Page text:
Discover Early Music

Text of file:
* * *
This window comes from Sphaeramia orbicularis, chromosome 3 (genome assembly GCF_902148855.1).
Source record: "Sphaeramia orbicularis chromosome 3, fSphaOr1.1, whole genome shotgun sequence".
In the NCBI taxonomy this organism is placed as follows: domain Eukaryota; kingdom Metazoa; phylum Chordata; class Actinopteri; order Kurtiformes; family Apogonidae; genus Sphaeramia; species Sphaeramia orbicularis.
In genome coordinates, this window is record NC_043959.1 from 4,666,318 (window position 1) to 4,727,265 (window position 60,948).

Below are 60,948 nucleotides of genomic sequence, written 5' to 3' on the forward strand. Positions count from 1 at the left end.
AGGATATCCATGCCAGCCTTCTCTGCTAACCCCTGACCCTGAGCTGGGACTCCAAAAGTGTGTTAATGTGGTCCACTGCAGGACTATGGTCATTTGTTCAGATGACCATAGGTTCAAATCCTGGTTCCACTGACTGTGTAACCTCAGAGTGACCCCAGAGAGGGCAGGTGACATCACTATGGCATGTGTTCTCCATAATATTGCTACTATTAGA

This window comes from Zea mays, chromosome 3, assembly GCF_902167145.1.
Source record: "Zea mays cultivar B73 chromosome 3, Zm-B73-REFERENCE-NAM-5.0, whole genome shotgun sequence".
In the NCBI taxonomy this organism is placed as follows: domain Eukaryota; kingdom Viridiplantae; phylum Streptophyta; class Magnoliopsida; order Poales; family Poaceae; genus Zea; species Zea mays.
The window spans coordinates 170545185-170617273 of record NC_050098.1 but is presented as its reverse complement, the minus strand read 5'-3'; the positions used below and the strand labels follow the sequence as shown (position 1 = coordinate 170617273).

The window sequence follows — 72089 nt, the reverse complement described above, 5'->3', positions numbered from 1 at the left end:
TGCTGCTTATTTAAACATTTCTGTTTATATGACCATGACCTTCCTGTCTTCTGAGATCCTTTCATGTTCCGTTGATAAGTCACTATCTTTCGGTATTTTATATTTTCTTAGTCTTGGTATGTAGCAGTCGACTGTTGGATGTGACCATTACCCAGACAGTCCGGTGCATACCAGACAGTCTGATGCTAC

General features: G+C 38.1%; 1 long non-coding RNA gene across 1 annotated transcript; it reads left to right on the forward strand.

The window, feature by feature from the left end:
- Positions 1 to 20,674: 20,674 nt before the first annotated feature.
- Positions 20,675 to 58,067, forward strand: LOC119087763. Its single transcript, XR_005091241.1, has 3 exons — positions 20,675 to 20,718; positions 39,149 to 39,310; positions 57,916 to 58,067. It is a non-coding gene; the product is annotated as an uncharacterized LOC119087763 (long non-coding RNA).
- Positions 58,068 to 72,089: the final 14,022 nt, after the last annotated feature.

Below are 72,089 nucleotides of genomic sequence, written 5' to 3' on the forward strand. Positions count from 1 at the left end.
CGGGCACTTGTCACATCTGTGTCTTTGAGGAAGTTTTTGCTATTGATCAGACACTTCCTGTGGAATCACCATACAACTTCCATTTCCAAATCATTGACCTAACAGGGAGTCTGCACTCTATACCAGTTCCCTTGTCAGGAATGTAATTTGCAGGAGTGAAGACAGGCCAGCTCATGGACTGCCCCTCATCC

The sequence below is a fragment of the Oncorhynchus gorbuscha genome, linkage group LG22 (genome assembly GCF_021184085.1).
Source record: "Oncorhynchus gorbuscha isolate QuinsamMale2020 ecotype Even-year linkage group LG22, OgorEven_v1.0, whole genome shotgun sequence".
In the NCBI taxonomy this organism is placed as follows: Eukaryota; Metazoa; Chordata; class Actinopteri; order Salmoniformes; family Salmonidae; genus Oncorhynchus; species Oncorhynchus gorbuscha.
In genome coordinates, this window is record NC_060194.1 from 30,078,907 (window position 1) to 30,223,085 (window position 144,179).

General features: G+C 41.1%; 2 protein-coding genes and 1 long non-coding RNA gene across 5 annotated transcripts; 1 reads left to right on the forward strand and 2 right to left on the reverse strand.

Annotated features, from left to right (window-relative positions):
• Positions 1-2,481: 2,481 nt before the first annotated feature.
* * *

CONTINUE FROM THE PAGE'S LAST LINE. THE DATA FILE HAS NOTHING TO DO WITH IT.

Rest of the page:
Discover Early Music is part of a series covering the history of Western classical music, from medieval times to the present day; each volume contains two CDs and a booklet of about 100 pages, mostly given over to a historical essay keyed to the selections included. One may wonder, when looking at these discs, why no one has done this before, especially in view of book publishers' inability to come up with a good single-volume history with any kind of readability and flair. The reason is that it would be difficult for any label other than Naxos, the plucky Hong Kong-based outfit that has gleefully proved all the doubters wrong by expanding while everyone else was contracting, to pull it off; only Naxos has the vast and varied catalog to make a full-fledged survey of especially the early periods possible. One effect of this project's origins on Naxos is that the medieval period is somewhat underrepresented; we get only eight pieces on the first CD to cover the entire period from Gregorian chant to the era of Dufay and Dunstable in the middle of the fifteenth century. In the early sections of the booklet essay by British editor and writer Lucien Jenkins, one can get through quite a few paragraphs without coming to any music. If there's a hole in the Naxos catalog, it's in the early medieval era, which is usually taken on by specialist ensembles that don't line up with Naxos' cost-cutting aesthetic. But that disadvantage is far outweighed by the generally solid execution of the whole project. One can quibble with Jenkins' text at isolated moments, but overall it is a clear, well-informed introduction. If there's one reason for the public's comparative lack of interest in the music of the Middle Ages and Renaissance as compared with the art of the era, it is that appreciating the technique of a Josquin or a Machaut, as opposed to a Michelangelo or Giotto, depends on an awareness of technical processes that are not directly visible. In dealing with more complex forms, Jenkins excels. He lays out just enough information to make the general listener aware of the kinds of things that are happening without going into intimidating detail. The performances vary, but the Naxos predilection for recording regional ensembles actually works to the project's advantage; nothing sounds strange when juxtaposed with its neighbor on the disc. This album should be ideally suited to the needs of adult-enrichment classes, tourists, and anyone else interested in an introduction to the music of the Middle Ages and Renaissance that can be covered in a few evenings. One caveat: the term early music is sometimes understood to include part of the Baroque era, but this album cuts off with Palestrina, at the end of the sixteenth century.